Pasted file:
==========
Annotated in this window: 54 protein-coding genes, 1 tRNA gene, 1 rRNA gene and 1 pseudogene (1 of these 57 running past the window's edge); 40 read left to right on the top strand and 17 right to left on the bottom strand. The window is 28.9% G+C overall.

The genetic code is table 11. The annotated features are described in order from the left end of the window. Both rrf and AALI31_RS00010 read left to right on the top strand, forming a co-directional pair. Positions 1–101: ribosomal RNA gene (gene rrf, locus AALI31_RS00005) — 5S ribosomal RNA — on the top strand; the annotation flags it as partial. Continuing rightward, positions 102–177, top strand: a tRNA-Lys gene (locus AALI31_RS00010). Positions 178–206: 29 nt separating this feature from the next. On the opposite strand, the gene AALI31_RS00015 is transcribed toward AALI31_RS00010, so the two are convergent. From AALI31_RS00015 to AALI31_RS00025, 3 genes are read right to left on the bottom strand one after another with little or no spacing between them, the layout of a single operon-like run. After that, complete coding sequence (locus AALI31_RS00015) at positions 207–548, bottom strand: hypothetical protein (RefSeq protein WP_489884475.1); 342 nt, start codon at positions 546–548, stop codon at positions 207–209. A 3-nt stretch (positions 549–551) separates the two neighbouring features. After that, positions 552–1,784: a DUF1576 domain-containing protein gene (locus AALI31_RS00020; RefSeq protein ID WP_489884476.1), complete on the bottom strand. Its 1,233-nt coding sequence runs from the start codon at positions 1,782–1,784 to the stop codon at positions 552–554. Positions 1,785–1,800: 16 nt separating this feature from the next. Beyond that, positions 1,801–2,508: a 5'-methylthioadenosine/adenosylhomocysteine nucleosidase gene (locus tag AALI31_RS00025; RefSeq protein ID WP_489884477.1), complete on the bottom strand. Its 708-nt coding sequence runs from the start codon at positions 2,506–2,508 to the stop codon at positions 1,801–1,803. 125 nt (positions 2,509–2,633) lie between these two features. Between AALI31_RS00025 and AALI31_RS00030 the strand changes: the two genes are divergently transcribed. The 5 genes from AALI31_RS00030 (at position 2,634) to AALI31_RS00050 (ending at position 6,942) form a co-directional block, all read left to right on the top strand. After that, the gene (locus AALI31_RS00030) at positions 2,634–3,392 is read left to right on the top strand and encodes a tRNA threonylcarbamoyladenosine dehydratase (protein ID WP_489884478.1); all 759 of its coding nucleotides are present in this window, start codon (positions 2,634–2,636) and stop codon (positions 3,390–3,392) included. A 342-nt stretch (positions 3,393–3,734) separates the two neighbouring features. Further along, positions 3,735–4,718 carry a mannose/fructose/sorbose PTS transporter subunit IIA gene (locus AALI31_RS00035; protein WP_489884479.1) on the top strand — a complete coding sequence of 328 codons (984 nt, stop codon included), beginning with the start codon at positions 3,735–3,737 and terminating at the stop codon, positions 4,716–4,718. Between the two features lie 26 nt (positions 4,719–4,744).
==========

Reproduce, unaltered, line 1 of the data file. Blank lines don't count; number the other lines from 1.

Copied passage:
Annotated in this window: 54 protein-coding genes, 1 tRNA gene, 1 rRNA gene and 1 pseudogene (1 of these 57 running past the window's edge); 40 read left to right on the top strand and 17 right to left on the bottom strand. The window is 28.9% G+C overall.